"Oh sit there, oh count those raindrops

Oh, feel ’em falling down, oh honey all around you.

Honey don’t you know it’s time,I feel it’s time,Somebody told you ‘cause you got to know

That all you ever gonna have to count on

Or gonna wanna lean on

It’s gonna feel just like those raindrops do

When they’re falling down, honey, all around you.

Oh, I know you’re unhappy."

She kiss my forehead and tries to go off with her friends after one of my mothers noticed someone else around me. My mother with red hair seemed really happy to see the woman. She told her she'd seen her in Monterey. They must have been friends. There were a lot of people in Monterey when we went.

Later in my years I realized it was a music festival I had remembered. I didn't know at the time, why all the musicians were on a stage, when I was used of them being on the ground next to me. Though I had seen musicians and others on stage before they came into the crowd afterwards.

Earlier that year, I was about 9 months old, I went to the 'human be-in'. So many people. Other children. Other mothers. Other fathers. People who just talked, people who sang. It seemed to be very important to my mothers and fathers. It was so important my mother reminded me of it later. Maybe my memories are hers put on me. Put into me. Osmosis. Some things stay in you. Even if you are too young for anyone to think you should remember.

I do remember a lot of love. I was bombarded with it. Except for when I wasn't. That sounds silly. But it is true. If you are bombarded with love for more than you are not, you remember it. You remember it later when you the pendulum swings the other way.

For most people the pendulum started swing the other way when you get into your teen years. You start talking about your world and your parents, or whom ever is raising you, realized they haven't a clue who you are. All they know is they want that child back. The one that was so easy to love. Who's problems were not so big. when their presents were everywhere. They always knew were the children where. Now a teen. The children are running away from them faster then they can catch up. Until one day they are gone forever.

It came quicker for me. I was far from my teen age years. But I am getting a head of my self.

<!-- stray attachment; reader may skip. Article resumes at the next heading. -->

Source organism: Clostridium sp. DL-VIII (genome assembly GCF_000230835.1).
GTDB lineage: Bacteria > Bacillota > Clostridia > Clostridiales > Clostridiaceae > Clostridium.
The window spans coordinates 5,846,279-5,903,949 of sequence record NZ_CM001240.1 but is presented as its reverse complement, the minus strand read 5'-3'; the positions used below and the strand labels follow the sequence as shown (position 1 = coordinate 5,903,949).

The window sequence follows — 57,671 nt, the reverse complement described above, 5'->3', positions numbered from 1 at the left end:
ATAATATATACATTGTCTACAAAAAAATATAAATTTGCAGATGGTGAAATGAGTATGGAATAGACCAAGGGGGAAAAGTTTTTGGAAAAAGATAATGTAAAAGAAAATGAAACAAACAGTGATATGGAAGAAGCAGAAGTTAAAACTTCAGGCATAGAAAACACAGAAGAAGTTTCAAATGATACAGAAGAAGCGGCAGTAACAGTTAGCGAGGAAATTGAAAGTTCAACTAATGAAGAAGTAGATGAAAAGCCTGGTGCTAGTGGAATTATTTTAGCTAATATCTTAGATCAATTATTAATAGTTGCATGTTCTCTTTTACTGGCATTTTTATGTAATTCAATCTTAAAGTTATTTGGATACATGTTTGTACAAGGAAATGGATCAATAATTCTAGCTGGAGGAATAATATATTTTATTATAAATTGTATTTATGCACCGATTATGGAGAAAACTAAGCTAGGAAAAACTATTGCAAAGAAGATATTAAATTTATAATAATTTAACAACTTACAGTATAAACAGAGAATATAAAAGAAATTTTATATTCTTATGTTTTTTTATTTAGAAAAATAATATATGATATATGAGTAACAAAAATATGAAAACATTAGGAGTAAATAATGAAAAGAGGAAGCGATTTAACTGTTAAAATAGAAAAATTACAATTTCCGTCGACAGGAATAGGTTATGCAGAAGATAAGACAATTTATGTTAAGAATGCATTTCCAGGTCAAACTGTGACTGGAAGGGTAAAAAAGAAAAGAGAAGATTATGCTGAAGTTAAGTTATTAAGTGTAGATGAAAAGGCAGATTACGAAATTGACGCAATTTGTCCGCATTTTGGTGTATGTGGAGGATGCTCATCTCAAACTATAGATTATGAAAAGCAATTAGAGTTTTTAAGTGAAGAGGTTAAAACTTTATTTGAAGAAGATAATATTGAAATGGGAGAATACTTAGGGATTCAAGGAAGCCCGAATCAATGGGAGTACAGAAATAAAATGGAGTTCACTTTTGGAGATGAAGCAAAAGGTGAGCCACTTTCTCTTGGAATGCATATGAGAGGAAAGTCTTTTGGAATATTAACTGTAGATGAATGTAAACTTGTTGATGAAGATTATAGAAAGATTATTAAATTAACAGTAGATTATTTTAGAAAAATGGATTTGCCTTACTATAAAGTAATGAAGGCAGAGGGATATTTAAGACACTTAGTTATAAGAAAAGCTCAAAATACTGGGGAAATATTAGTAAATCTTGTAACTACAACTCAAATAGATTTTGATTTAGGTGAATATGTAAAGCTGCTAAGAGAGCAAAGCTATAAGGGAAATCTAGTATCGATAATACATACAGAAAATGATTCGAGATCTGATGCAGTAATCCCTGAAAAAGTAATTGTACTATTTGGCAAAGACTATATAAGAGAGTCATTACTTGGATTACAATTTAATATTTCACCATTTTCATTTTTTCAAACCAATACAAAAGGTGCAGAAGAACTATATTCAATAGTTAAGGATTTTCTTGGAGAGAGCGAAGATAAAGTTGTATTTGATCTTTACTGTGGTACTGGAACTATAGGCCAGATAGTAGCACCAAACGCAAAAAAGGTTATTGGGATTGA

My mother rejected me. My mothers loved and accepted me. I did not know my father. My biological one. But every man seemed to watch over me and care for me. I had many.

Sometimes other children the hippies had would look at me funny and say things. That was until their mother's caught them. They would make them come over and play with me. Told them it was not right to reject me because of how I looked. I was special because of how I looked. Our flower family had to watch over the special ones. We were as if we were all part of one family when children were around.

I don't remember my mothers names. My mother didn't seem to care what there names were. The mother who got me in the park was the one who called me Papillion, Butterfly. After my birthmark on my face, both sides, she said reminded her of the wings of a butterfly. "It looks like God gave you face paint." She would talk to me as if it made me special. She and the others often painted things on their face. Flowers. Peace signs. Words. What ever they felt like. She and the other mothers would make daisy chains and place the wreath on my head so I could wear flowers the way they did. She would say "Les papillons love playing around the flowers." And I would laugh.

I remember my mothers made me a hat. It is a white little hat. Like a Gilligan's hat. It was my favorite. My mothers cut out felt animals to decorate the hat. They sewed on a turtle, a frog, a tiger and, of course a butterfly. It was too big and would fall down and cover my eyes until I was three years old.

My mothers made it special because my fathers wanted to take me fishing. They had gotten together one night, smoked pot and were talking about their childhoods. They thought back and as they did they all came up with many stories. One story that ran through them all was going fishing with their fathers. They found this to be a common experience children have with their fathers. Each in turn took me fishing.